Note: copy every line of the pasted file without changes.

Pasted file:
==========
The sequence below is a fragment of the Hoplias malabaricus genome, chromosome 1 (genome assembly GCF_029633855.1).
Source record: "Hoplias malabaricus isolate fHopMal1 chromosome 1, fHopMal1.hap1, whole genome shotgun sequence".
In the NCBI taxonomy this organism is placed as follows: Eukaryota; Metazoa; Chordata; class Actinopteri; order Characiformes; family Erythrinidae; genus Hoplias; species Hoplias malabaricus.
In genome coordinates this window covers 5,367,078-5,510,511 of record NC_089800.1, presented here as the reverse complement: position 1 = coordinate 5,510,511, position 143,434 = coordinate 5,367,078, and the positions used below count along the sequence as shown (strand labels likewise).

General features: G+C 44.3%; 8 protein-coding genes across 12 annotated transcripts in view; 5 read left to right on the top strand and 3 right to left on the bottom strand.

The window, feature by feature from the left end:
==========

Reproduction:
The sequence below is a fragment of the Hoplias malabaricus genome, chromosome 1 (genome assembly GCF_029633855.1).
Source record: "Hoplias malabaricus isolate fHopMal1 chromosome 1, fHopMal1.hap1, whole genome shotgun sequence".
In the NCBI taxonomy this organism is placed as follows: Eukaryota; Metazoa; Chordata; class Actinopteri; order Characiformes; family Erythrinidae; genus Hoplias; species Hoplias malabaricus.
In genome coordinates this window covers 5,367,078-5,510,511 of record NC_089800.1, presented here as the reverse complement: position 1 = coordinate 5,510,511, position 143,434 = coordinate 5,367,078, and the positions used below count along the sequence as shown (strand labels likewise).

General features: G+C 44.3%; 8 protein-coding genes across 12 annotated transcripts in view; 5 read left to right on the top strand and 3 right to left on the bottom strand.

The window, feature by feature from the left end: